How long will your ghost of tweets-past haunt cyberspace?
The Library of Congress’ recent announcement that it intends to stockpile every last spasm of consciousness ever tapped into the Twitter void seemed like a curious allocation of resources for one of our greatest cultural archives.
Yet even without the Library of Congress’ ambitious Twitter archive, the Internet offers plenty of opportunities for a sort of online immortality. Whether or not you regard that as a good thing likely depends on the size of your ego and the nature of your Internet activities, but there’s little question that computer technology makes it easier than ever for even the most anonymous among us to leave a lasting document of our interests, activities, and ruminations.
As NEEL, an unnamed U.S. software consultant, points out in India Currents (Sept. 2010), folks have always left behind personal archives in the form of diaries, correspondence, photographs, home movies, and other ephemera, but as anyone who has frequented estate sales or auctions could testify, much of this material tends to be lost or scattered with the passing of time. Now, however, with e-mail, blogs, file-sharing sites, and community spaces like Facebook, the record of our human interactions and passions has—at least for now—a permanent home even after we’re gone.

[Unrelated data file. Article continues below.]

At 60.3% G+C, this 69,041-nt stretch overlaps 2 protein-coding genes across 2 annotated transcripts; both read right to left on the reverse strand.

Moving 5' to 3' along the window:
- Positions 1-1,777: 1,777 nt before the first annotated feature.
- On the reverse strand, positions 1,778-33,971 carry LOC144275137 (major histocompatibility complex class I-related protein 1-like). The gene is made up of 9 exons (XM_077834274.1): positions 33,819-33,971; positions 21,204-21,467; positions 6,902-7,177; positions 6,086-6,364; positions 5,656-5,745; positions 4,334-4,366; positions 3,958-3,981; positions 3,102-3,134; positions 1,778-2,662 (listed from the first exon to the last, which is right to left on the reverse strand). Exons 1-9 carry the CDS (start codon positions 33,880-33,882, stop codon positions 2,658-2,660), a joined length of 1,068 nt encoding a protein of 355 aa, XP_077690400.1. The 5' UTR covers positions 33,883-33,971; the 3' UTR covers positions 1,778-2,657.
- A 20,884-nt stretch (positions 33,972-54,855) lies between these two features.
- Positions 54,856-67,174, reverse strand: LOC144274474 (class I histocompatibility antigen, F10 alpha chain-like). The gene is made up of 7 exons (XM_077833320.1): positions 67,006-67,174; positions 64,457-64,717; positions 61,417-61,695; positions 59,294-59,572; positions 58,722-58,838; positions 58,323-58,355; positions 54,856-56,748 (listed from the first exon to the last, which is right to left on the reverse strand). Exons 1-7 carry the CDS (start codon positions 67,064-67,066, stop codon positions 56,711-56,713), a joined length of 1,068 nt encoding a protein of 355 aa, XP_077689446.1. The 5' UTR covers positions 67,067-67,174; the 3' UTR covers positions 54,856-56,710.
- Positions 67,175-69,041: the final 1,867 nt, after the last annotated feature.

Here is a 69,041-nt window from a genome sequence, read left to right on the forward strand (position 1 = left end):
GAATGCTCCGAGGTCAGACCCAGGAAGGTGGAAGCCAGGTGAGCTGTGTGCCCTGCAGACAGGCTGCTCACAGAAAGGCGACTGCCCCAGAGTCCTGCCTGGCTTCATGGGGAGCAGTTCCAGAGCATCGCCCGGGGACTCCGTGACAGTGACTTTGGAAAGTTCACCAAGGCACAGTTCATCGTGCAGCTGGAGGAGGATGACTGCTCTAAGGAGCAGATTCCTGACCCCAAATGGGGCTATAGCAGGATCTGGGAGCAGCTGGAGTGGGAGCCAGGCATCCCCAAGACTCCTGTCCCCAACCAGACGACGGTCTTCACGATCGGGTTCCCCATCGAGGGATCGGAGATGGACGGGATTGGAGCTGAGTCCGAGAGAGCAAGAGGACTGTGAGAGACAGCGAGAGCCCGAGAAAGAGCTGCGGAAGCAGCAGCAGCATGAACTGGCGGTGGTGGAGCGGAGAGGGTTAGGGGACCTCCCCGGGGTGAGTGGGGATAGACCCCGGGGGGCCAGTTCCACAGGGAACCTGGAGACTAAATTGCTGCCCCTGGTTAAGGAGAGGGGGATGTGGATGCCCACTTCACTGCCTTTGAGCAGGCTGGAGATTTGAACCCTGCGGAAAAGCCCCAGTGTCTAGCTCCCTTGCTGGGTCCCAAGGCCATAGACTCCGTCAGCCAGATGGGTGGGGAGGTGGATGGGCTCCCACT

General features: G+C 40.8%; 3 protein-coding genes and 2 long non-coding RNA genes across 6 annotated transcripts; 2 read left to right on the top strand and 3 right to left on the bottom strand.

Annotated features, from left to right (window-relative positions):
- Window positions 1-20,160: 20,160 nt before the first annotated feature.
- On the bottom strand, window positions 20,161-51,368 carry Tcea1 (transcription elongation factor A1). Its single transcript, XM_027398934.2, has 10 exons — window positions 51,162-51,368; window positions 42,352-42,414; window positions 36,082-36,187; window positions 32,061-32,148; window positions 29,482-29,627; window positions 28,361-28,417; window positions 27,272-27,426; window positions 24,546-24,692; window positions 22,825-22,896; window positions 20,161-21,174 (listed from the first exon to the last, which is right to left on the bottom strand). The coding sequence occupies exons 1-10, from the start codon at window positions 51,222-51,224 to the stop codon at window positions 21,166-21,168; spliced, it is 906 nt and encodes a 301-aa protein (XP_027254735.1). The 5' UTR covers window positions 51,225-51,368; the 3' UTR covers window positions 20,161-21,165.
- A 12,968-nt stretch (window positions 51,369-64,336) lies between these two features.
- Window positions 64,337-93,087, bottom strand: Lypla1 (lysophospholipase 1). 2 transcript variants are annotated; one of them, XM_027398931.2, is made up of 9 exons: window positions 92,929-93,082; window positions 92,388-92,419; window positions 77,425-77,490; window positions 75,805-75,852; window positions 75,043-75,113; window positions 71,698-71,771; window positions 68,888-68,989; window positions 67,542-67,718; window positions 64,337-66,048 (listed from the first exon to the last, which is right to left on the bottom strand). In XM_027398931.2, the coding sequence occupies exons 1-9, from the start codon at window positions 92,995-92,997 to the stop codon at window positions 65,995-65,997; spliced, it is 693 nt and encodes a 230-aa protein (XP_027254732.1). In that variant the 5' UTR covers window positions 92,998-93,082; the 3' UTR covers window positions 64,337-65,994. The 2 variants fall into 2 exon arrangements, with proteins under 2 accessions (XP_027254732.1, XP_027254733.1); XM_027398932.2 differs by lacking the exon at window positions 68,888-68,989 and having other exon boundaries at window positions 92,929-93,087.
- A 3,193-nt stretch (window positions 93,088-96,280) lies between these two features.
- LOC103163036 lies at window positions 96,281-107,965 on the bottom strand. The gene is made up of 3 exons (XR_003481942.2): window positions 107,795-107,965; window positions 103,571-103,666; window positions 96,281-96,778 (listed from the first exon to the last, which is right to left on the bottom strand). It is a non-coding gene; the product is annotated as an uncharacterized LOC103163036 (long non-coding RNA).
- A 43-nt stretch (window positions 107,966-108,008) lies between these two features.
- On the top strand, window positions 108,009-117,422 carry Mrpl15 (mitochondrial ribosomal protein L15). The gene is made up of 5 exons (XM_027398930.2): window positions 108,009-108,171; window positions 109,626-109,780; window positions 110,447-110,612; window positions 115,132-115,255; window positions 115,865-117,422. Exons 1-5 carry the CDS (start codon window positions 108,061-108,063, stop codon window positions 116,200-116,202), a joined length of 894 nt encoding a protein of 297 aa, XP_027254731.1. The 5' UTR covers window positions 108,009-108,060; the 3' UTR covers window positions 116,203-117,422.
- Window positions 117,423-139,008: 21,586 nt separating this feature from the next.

As a result, NEEL says, by zealously tracking online trails and contributions, some interested future party could “fashion a deep narrative of a departed individual from his or her Internet history.”
Online immortality depends, of course, on the continued preservation of all that data floating around in cyberspace, and on levels of security that protect our privacy while we’re alive. How, for instance, will future generations access our various accounts without passwords? And can that security be safeguarded even after we’re gone?
Hotmail already allows users to order a CD of all the e-mails from a deceased person’s account, and Facebook pages may be converted to “memorial sites” when someone dies. There are also companies like Legacy Locker, BCelebrated, and MyWebwill, which offer assistance in accessing a dead person’s “online assets.”
Should you find such prospects alarming, it’s probably never too early to begin crafting strategies to erase or at least safeguard your Internet legacy. Here’s an easy one for starters: Try using the delete key.
This article first appeared in the March-April 2011 issue of Utne Reader.